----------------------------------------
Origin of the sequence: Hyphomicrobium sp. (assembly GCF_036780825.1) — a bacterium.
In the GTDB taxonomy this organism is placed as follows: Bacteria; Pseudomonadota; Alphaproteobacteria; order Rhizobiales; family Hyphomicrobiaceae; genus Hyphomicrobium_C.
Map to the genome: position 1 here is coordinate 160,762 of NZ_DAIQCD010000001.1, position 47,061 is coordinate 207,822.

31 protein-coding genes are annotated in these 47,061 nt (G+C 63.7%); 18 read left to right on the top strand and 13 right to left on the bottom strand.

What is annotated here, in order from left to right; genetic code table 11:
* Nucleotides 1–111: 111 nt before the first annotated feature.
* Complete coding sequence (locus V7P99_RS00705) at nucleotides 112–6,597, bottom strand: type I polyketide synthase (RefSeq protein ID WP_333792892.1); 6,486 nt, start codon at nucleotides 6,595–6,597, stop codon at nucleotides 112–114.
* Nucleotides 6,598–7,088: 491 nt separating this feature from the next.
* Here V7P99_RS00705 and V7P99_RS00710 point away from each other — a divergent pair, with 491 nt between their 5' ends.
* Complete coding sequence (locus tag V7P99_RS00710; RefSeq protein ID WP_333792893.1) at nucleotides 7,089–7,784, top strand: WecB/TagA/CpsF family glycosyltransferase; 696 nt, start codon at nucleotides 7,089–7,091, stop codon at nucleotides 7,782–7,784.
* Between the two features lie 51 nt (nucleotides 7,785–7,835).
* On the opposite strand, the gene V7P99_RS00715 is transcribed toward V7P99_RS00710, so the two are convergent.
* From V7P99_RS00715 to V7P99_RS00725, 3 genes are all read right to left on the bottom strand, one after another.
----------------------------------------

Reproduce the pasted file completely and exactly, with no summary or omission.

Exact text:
Origin of the sequence: Hyphomicrobium sp. (assembly GCF_036780825.1) — a bacterium.
In the GTDB taxonomy this organism is placed as follows: Bacteria; Pseudomonadota; Alphaproteobacteria; order Rhizobiales; family Hyphomicrobiaceae; genus Hyphomicrobium_C.
Map to the genome: position 1 here is coordinate 160,762 of NZ_DAIQCD010000001.1, position 47,061 is coordinate 207,822.

31 protein-coding genes are annotated in these 47,061 nt (G+C 63.7%); 18 read left to right on the top strand and 13 right to left on the bottom strand.

What is annotated here, in order from left to right; genetic code table 11:
* Nucleotides 1–111: 111 nt before the first annotated feature.
* Complete coding sequence (locus V7P99_RS00705) at nucleotides 112–6,597, bottom strand: type I polyketide synthase (RefSeq protein ID WP_333792892.1); 6,486 nt, start codon at nucleotides 6,595–6,597, stop codon at nucleotides 112–114.
* Nucleotides 6,598–7,088: 491 nt separating this feature from the next.
* Here V7P99_RS00705 and V7P99_RS00710 point away from each other — a divergent pair, with 491 nt between their 5' ends.
* Complete coding sequence (locus tag V7P99_RS00710; RefSeq protein ID WP_333792893.1) at nucleotides 7,089–7,784, top strand: WecB/TagA/CpsF family glycosyltransferase; 696 nt, start codon at nucleotides 7,089–7,091, stop codon at nucleotides 7,782–7,784.
* Between the two features lie 51 nt (nucleotides 7,785–7,835).
* On the opposite strand, the gene V7P99_RS00715 is transcribed toward V7P99_RS00710, so the two are convergent.
* From V7P99_RS00715 to V7P99_RS00725, 3 genes are all read right to left on the bottom strand, one after another.